IPMI has two sets of sensors:

  • Analog sensors – show an analog reading, for example, temperature in degrees C.

Typically analog sensors provide a set of thresholds which indicate healthy and unhealthy ranges. These readings are translated into health status in VI Client and vSphere Client.

  • Discrete sensors – exist in one or more states, for example, a presence sensor.

Many discrete sensors mapped directly to health states. Some discrete sensors indicate the presence or lack of presence of an entity, rather than a specific health state.

Server manufacturers can use analog or discrete sensors to instrument their systems. ESX/ESXi detects both types.

Typical IPMI data includes:

  • Temperature Sensors
  • Voltage Sensors
  • Battery Sensors – CMOS, and so forth
  • Presence Sensors – not a health reading
  • Power Supplies
  • Current Power usage
  • Fans
  • Overall memory health – includes detection of ECC error and is not reported per DIMM
  • Chassis Intrusion
  • Storage – Some servers include IPMI sensors for internal disk presence

Servers vary in behavior. All manufacturer implemented behaviors are not incorporated into the VI Client or vSphere Client health monitor. To understand all of your server’s possible behaviors:

  • Review the data presented in the health monitor and cross reference it with the documentation provided by the server manufacturer before deploying a new type of server in production.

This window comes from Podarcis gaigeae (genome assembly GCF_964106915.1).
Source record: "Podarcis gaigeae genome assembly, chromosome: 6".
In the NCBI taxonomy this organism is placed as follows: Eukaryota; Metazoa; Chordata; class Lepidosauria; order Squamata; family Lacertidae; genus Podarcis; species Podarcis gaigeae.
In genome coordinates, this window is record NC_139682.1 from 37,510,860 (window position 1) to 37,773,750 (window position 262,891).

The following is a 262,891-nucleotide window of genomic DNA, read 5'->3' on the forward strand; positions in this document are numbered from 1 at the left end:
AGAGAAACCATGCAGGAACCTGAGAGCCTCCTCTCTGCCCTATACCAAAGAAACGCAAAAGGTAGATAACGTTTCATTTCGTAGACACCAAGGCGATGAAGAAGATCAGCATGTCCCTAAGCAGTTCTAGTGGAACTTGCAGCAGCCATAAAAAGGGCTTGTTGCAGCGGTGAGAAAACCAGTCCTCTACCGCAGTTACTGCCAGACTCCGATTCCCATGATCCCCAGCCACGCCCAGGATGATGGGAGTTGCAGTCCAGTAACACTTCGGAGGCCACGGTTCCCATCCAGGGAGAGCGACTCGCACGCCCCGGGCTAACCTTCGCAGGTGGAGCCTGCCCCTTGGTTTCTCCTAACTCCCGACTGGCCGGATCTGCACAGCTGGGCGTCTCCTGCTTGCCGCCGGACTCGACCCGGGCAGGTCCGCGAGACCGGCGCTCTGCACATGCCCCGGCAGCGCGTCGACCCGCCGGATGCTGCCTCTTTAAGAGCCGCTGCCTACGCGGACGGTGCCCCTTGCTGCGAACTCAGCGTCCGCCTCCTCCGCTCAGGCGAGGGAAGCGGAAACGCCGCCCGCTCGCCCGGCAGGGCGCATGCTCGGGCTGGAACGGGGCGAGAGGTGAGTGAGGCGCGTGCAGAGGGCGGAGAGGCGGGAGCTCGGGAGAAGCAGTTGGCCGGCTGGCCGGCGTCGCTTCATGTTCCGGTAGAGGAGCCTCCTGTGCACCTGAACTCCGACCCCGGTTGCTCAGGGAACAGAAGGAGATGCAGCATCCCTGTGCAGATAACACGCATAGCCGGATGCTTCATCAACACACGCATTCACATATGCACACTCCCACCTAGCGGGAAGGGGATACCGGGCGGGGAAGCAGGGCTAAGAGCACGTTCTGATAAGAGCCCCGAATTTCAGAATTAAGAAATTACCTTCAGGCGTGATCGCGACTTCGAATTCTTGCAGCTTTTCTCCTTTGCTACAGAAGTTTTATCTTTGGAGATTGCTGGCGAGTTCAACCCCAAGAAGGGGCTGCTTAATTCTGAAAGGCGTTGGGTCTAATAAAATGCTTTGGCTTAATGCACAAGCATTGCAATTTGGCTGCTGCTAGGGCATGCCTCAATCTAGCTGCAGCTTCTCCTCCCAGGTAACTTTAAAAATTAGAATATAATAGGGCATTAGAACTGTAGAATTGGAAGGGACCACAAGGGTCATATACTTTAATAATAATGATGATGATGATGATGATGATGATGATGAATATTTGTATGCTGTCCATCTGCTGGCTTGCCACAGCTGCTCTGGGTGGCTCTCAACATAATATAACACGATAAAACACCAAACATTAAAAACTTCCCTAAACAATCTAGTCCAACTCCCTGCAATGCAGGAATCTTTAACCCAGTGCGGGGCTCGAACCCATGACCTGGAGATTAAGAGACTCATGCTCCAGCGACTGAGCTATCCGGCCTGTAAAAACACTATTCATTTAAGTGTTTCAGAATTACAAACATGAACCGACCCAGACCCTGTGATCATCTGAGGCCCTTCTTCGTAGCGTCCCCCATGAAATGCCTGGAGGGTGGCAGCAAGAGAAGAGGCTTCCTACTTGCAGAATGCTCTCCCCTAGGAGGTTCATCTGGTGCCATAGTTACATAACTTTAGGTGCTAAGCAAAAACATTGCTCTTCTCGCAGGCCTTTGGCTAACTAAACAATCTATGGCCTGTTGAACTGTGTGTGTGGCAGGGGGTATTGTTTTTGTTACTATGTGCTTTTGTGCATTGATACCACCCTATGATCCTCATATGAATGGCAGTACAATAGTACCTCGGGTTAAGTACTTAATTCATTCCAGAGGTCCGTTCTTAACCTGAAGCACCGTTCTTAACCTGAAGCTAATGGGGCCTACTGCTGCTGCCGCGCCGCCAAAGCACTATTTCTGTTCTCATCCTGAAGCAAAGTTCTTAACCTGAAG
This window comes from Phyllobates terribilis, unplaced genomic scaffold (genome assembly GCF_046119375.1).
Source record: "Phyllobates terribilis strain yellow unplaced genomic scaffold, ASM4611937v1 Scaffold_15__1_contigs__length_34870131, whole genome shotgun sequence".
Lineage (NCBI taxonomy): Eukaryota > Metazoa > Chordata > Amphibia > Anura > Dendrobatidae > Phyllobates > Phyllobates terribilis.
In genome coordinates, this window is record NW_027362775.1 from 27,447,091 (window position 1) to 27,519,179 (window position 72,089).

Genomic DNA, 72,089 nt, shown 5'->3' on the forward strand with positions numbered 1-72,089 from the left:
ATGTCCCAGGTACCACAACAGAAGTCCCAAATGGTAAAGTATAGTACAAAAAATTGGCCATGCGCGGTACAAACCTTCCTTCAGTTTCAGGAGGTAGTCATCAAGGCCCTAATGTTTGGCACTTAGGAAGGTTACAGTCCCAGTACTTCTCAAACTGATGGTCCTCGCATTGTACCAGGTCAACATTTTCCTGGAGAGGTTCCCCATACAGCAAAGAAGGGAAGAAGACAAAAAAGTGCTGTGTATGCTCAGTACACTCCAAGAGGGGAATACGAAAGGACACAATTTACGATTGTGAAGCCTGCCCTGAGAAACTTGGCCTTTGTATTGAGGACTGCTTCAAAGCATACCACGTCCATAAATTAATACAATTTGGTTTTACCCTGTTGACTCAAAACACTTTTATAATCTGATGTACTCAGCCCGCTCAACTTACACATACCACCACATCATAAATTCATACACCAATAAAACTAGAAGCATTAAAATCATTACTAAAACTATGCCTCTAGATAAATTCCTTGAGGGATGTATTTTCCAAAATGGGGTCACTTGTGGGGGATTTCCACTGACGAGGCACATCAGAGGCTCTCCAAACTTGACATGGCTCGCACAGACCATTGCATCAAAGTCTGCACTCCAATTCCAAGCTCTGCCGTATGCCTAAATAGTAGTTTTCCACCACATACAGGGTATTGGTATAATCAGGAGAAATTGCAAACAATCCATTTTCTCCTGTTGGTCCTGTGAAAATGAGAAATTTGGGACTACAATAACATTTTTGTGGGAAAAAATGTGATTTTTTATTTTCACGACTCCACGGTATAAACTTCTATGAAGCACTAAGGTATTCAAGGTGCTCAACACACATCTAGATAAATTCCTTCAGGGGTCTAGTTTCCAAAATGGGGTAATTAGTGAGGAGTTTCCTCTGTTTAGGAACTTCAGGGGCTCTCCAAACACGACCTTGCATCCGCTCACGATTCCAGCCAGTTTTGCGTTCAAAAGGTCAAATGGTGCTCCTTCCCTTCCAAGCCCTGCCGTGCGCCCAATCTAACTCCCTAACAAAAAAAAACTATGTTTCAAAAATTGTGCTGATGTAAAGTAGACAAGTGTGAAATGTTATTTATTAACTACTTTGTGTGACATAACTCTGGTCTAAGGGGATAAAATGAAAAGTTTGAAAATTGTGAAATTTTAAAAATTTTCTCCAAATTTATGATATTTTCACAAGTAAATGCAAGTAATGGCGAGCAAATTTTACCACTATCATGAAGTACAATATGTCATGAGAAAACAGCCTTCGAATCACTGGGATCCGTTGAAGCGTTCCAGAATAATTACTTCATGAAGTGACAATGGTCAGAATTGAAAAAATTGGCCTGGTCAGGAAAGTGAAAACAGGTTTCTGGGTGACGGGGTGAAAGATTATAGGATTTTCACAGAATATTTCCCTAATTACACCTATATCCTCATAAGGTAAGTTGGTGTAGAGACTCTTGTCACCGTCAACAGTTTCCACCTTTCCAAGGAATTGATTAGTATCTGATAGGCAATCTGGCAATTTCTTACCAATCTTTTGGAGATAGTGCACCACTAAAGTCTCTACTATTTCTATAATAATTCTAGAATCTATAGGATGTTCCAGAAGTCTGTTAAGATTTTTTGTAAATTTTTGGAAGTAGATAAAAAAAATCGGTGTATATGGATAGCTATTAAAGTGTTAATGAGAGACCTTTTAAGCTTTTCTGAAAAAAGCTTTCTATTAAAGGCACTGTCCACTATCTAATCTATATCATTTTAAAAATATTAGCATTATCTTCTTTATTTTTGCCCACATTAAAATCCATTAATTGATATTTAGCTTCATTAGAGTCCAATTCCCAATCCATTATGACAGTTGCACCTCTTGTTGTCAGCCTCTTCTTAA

• Some systems support remote IPMI to configure the BIOS. If your system does, use third party tools, such as ipmitool, to query the Baseboard Management Controller (BMC) of the IPMI for the known sensors and field replaceable units (FRUs) in your server. Take this information and verify that the health monitor accurately captures the expected sensors.
  • Some newer systems support WS-Management for direct CIM access to the BMC. If your system does, use winrm or other WS-Management client tools to query the BMC to see what sensors are supported. Take this information and verify that the health monitor accurately captures the expected sensors.

RAID

VMware natively supports LSI based MR and IR cards. Support includes these types of information:

  • Card model
  • Card firmware version – listed under Software Components
  • Ports
  • Physical drives
  • RAID volumes – includes RAID level, physical drives, current state, an so forth

VMware partners have developed CIM provider add-ons which support additional RAID cards.

Note: ESXi 5.0 no longer natively support LSI based MR and IR cards. If third-party CIM providers that implement the HHRC profile are installed, then the health information for the provider-supported cards is exposed.

Miscellaneous

Additional information is made available for these miscellaneous devices:

  • Network Interface Card (NIC) MAC and firmware version
  • ESX/ESXi firmware version and alternate boot bank version

Additional Information

For translated versions of this article, see:

Request a Product Feature

To request a new product feature or to provide feedback on a VMware product, please visit the Request a Product Feature page.